Also at Congressional lawmakers’ urging: DHS will act immediately to work with DoD and provide clear guidance on how REAL ID will apply to military installations DHS assured congressional lawmakers that New Mexicans will be able to fly on commercial airlines after Jan. 10
Today, U.S. Senators Tom Udall and Martin Heinrich and Representatives Ben Ray Luján and Michelle Lujan Grisham announced that the U.S. Department of Homeland Security (DHS) has informed them that the state of New Mexico can still get an extension of the deadline for REAL ID enforcement if Gov. Susana Martinez and the leadership of the N.M. House and Senate can verify to DHS that they agree on legislation that ensures REAL ID compliance.
Seeking answers on behalf of New Mexicans about the standards and procedures that DHS will follow to enforce REAL ID, the state’s Democratic congressional delegation recently held a joint meeting with DHS Deputy Secretary Alejandro Mayorkas. As of Jan. 10, 2016, New Mexico drivers’ licenses will no longer be considered valid forms of identification to enter federal facilities because the governor and the legislature have not agreed to pass a law bringing the state’s drivers’ licenses into compliance with the the REAL ID Act of 2005. But Mayorkas pledged to the congressional leaders that DHS would delay enforcement if New Mexico takes steps before Jan. 10 to prove that the governor and legislators are committed to complying with the law this year.
“It is still possible for the State of New Mexico to request, and receive, an extension of the deadline for REAL ID enforcement,” the congressional lawmakers wrote in a letter to Martinez on Dec. 18, informing her of Mayorkas’ promise. “Mr. Mayorkas stated that DHS will grant the state an extension if the Department receives a letter stating that your administration and the leadership of the state House and Senate have an agreement on legislation that ensures REAL ID compliance; that the leadership will bring the bill up for a vote at the upcoming legislative session; and that you will sign the bill into law if it passes.”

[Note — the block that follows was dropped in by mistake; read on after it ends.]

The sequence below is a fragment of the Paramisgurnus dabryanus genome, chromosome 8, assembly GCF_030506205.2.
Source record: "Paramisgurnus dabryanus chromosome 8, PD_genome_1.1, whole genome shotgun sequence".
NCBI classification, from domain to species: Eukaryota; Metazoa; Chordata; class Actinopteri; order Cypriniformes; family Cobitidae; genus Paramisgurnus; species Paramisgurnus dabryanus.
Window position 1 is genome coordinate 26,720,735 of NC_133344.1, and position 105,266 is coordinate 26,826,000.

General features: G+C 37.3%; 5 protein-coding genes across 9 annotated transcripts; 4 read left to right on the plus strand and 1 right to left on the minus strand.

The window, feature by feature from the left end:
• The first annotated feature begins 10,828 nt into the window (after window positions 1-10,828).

“Our offices remain in close contact with DHS and we stand ready to support a request for an extension that allows the legislature time to pass a bipartisan, pragmatic solution that ensures New Mexicans can continue to access federal facilities and airports in the months to come,” Udall, Heinrich, Luján and Lujan Grisham continued in their letter. “The ongoing uncertainty about accessing federal facilities is an undue burden on the men and women who work at these facilities. We hope that your administration and the legislature will act expeditiously to resolve this issue.”
The congressional lawmakers added that DHS has granted extensions to other states — including New Hampshire — based on anticipated actions in upcoming legislative sessions.
Also during their conversation with DHS officials, Udall, Heinrich, Luján and Lujan Grisham urged DHS to clear up confusion about what form of identification will be required after Jan. 10 to enter a military base in the state of New Mexico. Numerous constituents have contacted the congressional offices reporting that the state’s military bases are planning on following conflicting procedures. Mayorkas agreed to contact the Department of Defense (DoD) immediately to ensure that DoD provides the proper guidance to the state’s military installations about what form of identification will be needed for entry once REAL ID goes into effect.
Finally, the congressional lawmakers asked Mayorkas for clarification about whether New Mexico residents will be able to board commercial flights with a New Mexico driver’s license after Jan. 10. DHS clearly stated that residents traveling by air from any state, including New Mexico, will still be allowed to use a driver’s license, or any of the various other forms of identification accepted by the Transportation Security Administration. The agency also pledged to provide clear guidance about when REAL ID enforcement will be implemented for boarding commercial aircraft, with a minimum of 120 days notice before enforcement begins.